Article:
Earn Your Stripers

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By Mary Ellen Slayter
Washington Post Staff Writer
Wednesday, April 5, 2006

The lake looked calm.

Forty feet down, however, the sonar told a different story.

Schools of fish teemed, appearing as orange darts streaking among the ghosts of the intact houses and trees left behind when this once-inhabited area was flooded by damming the Roanoke and Blackwater rivers 40 years ago to create the 20,000-acre Smith Mountain Lake.

You never know what you might snag when you drop your line among the broken-out windows and pine branches of someone's former front yard. Is that tug a record-setting bass, good enough to earn you an appearance on the Outdoor Channel -- or, as sometimes happens, just someone's left-behind shirt?

The region's fishermen have found the odds decidedly in their favor. Spooky as it is to fish above a flooded town, all that debris -- and the hiding places it creates -- make for one of the best striped bass spots on the East Coast.

Nestled between Roanoke and Lynchburg, Smith Mountain Lake is 41 miles long, with about 500 miles of shoreline. The movie "What About Bob?" was filmed here; "Dirty Dancing," contrary to popular belief, wasn't (that was Mountain Lake Resort, 88 miles to the west in Pembroke). In the summer season, the lake is bustling with tourists. But now, when the water is too cold for swimming or other water sports, you can go all day without passing another boat or, most important, a Jet Ski. There are plenty of moderately priced, comfortable places to stay, ranging from house rentals to simple motels such as Westlake Waterfront Inn, where I stayed with my boyfriend, Wade, on a recent weekend. Each of the rooms has a spectacular view of the lake.

The area overall is booming, attracting vacationing families from Northern Virginia as well as retirees looking for reasonably priced lake-view homes and easy access to a little rest and relaxation on the water. And it attracts fisherfolk. As sport fishing has achieved near-NASCAR status, with shows on ESPN and multimillion-dollar tournaments, Smith Mountain Lake has emerged a hotbed in the subspecialty of striped bass.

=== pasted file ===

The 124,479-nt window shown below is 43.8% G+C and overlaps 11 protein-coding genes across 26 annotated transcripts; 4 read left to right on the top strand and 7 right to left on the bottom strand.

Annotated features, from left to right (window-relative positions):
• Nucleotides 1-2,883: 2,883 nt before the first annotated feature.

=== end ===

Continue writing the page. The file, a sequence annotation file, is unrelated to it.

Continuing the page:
Anyone with a boat and a license can fish, but Smith Mountain Lake is brimming with outfitters to make it easier for the rest of us. Wade and I hired one of them, Todd Keith, for a recent Sunday afternoon. His company, the Shad Taxi, is one of many operations on the lake that take anglers out for a few hours or a day. All you have to bring is a cooler (if you plan to keep your fish) and a valid Virginia fishing license (which you can buy online, at Wal-Mart or at many of the area's outdoor supply stores and marinas). The guide provides the boat, bait and tackle, and most important, his or her knowledge about the lake's fishing hot spots.

Striper fishing is no cane-pole-from-a-rowboat affair. Keith picked us up at the dock in a 21-foot Hurricane so high-tech it could have been the marine version of KITT, the tricked-out car on the '80s TV show "Knight Rider." Even cooler than the onboard sonar was the wristwatch remote control he uses to steer the electric trolling motor. (Apparently, he couldn't quite let go of his pre-fishing guide life: At 29, he has a computer science degree from James Madison University and spent four years working as a government contractor.)

The bait of choice, however, is still distinctly low-tech: little fishies called alewives, a favorite snack of striped bass. As Keith began setting up the rods along both sides of the boat, he explained that at this time of year, the best way to catch stripers is by using planer boards, lightweight fins that help carry the bait away from the boat. We deployed two of the bright orange boards off each side of the boat and four lines off the rear, for a total of eight hooks in the water. Once the planers had floated into position, we were ready to fish.

Now don't let all those fishing shows fool you, with their slick editing and pulse-pounding thrills. The big strikes are exciting, but in between? Fishing might as well be a synonym for waiting. It's mainly sipping beer and swapping stories about the ones that got away -- and the odd old shirt or other artifacts from the small-town Atlantis below.

But once you do attract the attention of a striped bass, your heart will start pounding. They can get quite large -- the world record is 78 pounds 8 ounces -- and they are fierce fighters, strong and wily.


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© 2006 The Washington Post Company


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